Transcript #143-1

Beyond The New Deal: Challenge A Right-Winger With FDR's Second Bill Of Rights


Partially hyperlinked to sources.  For all sources, see the data resources page.



Your sources for this segment include: the Boston Globe, the University of Virginia's Miller Center,, the Los Angeles Times, and the New York Times.


Two podcasts ago you heard me debunk the right's claim that the New Deal failed, or even made things worse. 


The facts of course are, that the New Deal reduced unemployment every year, except when Roosevelt started implementing more conservative policies.  New Deal financial regulations provided the foundation of a recovery and a stable economic system.  And millions upon millions of Americans were helped by New Deal jobs and other programs, allowing them to survive the Republican Great Depression. 


Many economists feel that the problem with the New Deal is that it didn't go far enough, in terms of spending, or else it would have been even more successful in the short term.


The right's anti-New Deal offensive is aimed at besmirching Obama's stimulus plan.


You know the old saying, the best defense is a good offense?  Well, instead of just playing defense and defending the New Deal against Republican attacks, let's go on the offensive.


I've got something for you to throw at them that'll induce cardiac arrest  -- figuratively speaking of course (especially since right-wingers have no heart.  Ok, cheap shot.)


What I'm talking about is, FDR's Second Bill of Rights.


Have you ever heard of it?


It all started with his Four Freedoms speech, his State of the Union address delivered in January 1941.


Listen to near the end of the speech, where FDR speaks words I don't think were ever uttered before by a leader of a major world power.  If I'm wrong, please let me know.


audio: Franklin Delano Roosevelt

In the future days, which we seek to make secure, we look forward to a world founded upon four essential human freedoms. 

The first is freedom of speech and expression—everywhere in the world. 

The second is freedom of every person to worship God in his own way—everywhere in the world. 

Ok, here it comes, the never-before-uttered third freedom:


audio: FDR

The third is freedom from want—which, translated into world terms, means economic understandings which will secure to every nation a healthy peacetime life for its inhabitants—everywhere in the world.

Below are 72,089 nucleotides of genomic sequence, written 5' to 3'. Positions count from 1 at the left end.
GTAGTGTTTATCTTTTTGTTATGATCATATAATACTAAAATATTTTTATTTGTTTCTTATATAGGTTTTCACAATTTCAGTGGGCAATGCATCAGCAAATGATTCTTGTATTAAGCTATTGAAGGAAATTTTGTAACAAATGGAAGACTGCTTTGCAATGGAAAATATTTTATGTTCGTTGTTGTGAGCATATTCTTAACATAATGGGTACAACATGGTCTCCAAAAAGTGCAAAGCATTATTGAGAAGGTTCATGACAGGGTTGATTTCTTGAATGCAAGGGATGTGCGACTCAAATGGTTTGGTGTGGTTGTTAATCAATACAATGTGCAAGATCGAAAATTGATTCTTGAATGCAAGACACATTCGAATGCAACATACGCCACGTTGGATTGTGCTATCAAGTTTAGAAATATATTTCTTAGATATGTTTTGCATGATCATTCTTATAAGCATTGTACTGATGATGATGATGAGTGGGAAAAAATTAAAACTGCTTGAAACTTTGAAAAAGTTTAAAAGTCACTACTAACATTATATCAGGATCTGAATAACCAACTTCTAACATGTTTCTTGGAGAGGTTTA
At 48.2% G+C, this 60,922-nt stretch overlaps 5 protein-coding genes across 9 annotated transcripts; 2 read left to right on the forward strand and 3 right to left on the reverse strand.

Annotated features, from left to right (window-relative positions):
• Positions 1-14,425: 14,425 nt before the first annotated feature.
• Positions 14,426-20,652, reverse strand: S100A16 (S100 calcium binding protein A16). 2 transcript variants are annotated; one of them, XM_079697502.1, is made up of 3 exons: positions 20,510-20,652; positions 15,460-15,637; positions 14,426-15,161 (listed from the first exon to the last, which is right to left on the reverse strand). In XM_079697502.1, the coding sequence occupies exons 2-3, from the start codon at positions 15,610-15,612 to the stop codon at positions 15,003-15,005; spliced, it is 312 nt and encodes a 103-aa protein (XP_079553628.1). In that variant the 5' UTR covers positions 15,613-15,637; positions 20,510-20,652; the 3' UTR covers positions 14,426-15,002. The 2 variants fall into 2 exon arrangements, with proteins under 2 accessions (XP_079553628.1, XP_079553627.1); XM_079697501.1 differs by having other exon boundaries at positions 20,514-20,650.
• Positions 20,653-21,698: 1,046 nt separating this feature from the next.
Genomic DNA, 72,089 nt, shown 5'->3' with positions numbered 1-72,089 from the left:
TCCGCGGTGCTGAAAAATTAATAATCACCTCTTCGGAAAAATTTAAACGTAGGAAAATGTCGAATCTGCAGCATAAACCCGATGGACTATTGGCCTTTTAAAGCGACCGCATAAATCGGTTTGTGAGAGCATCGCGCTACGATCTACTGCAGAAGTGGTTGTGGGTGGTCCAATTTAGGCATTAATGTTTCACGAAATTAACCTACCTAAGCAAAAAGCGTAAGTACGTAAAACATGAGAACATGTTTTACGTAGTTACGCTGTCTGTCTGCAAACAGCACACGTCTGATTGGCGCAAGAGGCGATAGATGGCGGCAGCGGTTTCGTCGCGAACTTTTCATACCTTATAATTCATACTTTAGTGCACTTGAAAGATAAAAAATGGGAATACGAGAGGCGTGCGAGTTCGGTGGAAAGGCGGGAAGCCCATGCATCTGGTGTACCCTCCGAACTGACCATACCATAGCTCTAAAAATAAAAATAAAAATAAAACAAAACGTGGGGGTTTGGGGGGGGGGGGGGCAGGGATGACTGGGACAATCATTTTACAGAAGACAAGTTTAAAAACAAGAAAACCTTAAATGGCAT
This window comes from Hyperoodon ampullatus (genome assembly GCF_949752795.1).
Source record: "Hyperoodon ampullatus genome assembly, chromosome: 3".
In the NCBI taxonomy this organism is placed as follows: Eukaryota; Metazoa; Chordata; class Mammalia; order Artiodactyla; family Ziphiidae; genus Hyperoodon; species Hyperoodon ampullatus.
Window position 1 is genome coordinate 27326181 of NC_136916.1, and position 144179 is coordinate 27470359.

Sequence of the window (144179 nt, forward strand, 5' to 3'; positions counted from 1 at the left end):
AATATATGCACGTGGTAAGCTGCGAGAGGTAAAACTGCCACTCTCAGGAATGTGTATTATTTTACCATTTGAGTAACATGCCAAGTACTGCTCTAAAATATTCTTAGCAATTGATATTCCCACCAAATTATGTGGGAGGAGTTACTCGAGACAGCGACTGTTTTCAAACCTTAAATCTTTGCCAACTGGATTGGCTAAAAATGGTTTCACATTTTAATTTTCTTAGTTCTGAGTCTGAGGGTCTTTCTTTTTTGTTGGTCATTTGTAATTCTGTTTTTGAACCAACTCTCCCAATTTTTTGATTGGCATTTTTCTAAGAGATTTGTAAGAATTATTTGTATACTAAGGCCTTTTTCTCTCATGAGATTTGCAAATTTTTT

And then he concludes:


audio: FDR

The fourth is freedom from fear—which, translated into world terms, means a world-wide reduction of armaments to such a point  and in such a thorough fashion that no nation will be in a position to commit an act of physical aggression against any neighbor—anywhere in the world. 

"Freedom from want—which, translated into world terms, means economic understandings which will secure to every nation a healthy peacetime life for its inhabitants—everywhere in the world."


Freedom from want?  Rightwingers and libertarians advocate the freedom to be in want, freedom to starve to death even if you're ready, willing and able to work.  Right-wing freedom.


Perhaps you're thinking of the same famous quote I am, from Anatole France:


The law, in its majestic equality, forbids the rich as well as the poor to sleep under bridges, to beg in the streets, and to steal bread

FDR made it clear:


audio: FDR

That is no vision of a distant millennium. It is a definite basis for a kind of world attainable in our own time and generation.

Not a pipe dream.  Obtainable in his generation, 60 years ago.  We still haven't.  Damn right-wingers!



Now, let's look at this strategically.


I agree with linguist and progressive advocate George Lakeoff that we progressives need to reclaim the word freedom.


Lakoff puts it like this:


Social security, the minimum wage, universal healthcare, college for all are ways to guarantee freedom from want.

…The 45 million working people who can't afford healthcare cannot all pull themselves up by their bootstraps. An economy that drives down wages to increase investor profits creates a cheap labor trap. The trap works against freedom from want.

For more than two centuries, Americans demanded successive expansions of freedom -- progressive freedom. Expansions of voting rights, civil rights, education, public health, scientific knowledge, and protections from fear and want: These all made us freer to follow our dreams. These were the ideals of freedom that I grew up with. They are now all under threat, not by guns or bombs, but an under-the-radar redefinition of freedom and liberty to suit right-wing ideology.

And a phenomenal way to go on the offensive with this progressive concept of freedom, is by invoking FDR's Second Bill of Rights.


It was January,1944, in the middle of World War II.  Plenty of hard fighting still ahead.  A conflict that makes our so-called "War on Terror" seem like a walk in the park.


We faced enemies like Tojo's Japan and Hitler's Germany that truly had the power to take over the world.  Not 19 guys with box cutters.


There was rationing, not calls to go shopping.


Did FDR say, oh, it's a time of war, we can't afford to make sure all Americans have their basic needs met?  We can't afford housing, health care, decent jobs.  We can't afford all that, it's too expensive, not at this time.